Africa – Light and Landscapes

It’s been a month since I have posted my Homeward Bound entry. My apologies for the silence. It’s been both busy with a few upcoming changes re: this blog and working on a new website simultaneously, and readjusting after being gone most of January. Until the new sites go live I will continue to post here, however it just won’t have the branding I had wanted to create initially. I am estimating another couple to three weeks before it’s all ready to come together.
So, Africa. I reluctantly came home from Kenya – a country that stole my heart and had succeeded in cracking me wide open. I’ve spoken to a few friends, who having travelled there themselves said that Africa changes lives – be prepared. You’re never quite the same afterwards. I understand now what they meant. The 8 days I travelled with the group of photographers on the safari was a whirlwind of incredible sights and experiences, both high and low – and if I’d had a choice, I could have easily stayed on another 2 weeks just travelling the Masai Mara.
Ever since landing back home, I’ve been at a loss as to what to post here regarding the trip. Specifically, where do I even begin? I keep thinking. It’s taken this long for me to process my experience internally. Coming back to the North American culture has been challenging to say the least.
David duChemin wrote specifically about this on his blog the other day, a quote which really resonated with my own experience:
“I’m often asked if I get culture shock when I go away. My stock answer is that I get culture disappointment when I come home. When I get home people stop looking others in the eye and smiling. They stop shaking hands and asking who I am, how I am, and how my family is doing. They stop offering me tea. We’re either too busy chasing the trivial or we just don’t care. One of my guides during the safari workshop said to me: “Westerners all have watches, but we Africans have time”. It’s true. For people who believe time is money, we sure spend it in some strange ways and on things that will not last. There’s a pace in Kenya that I love, that I’m already beginning to miss, knowing I’m back to schedules and itineraries so soon.”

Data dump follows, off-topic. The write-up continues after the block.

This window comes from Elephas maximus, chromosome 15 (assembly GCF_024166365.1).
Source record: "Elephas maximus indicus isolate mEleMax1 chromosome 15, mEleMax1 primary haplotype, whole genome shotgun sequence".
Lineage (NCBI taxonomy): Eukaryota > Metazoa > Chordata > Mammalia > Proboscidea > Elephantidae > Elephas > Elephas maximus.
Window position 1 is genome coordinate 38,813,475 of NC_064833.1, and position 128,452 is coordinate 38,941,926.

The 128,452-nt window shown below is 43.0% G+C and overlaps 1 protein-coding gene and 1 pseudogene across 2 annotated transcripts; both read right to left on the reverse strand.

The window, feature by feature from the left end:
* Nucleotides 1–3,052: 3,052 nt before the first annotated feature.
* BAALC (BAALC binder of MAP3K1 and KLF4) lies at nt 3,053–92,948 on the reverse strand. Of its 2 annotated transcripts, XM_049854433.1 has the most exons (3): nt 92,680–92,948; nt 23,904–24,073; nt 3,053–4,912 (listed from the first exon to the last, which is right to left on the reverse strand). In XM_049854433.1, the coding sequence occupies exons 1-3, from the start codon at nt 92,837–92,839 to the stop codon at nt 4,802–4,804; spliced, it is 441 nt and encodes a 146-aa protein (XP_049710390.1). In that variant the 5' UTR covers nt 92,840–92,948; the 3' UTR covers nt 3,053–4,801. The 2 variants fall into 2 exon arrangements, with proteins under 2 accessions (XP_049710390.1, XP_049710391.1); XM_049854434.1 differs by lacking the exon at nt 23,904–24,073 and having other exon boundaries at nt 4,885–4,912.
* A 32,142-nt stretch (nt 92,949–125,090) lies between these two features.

You can click to follow David duChemin’s blog.
I’ve been going through and editing over 3000 images – all the while sharing stories with a few close friends who have seen the initial edits and felt that the best place for me to begin here on this blog was, well, start with the biggest impressions I had from a photography perspective.
One of the things I absolutely loved loved loved while shooting on safari in Africa was the light. Amazing. Sunrises and sunsets left me awestruck on some days. Editing the images afterwards was even more delightful – no filters folks, this is what it is – straight out of the box.
I’ve posted two of my favorite images from morning light and sunset, both were taken on the Masai Mara plains.
Morning Light on the Masai Mara

Sundown on the Masai Mara

More to come re: Africa in the next few days, also, San Antonio and Architecture Workshop with Anna Beaudry.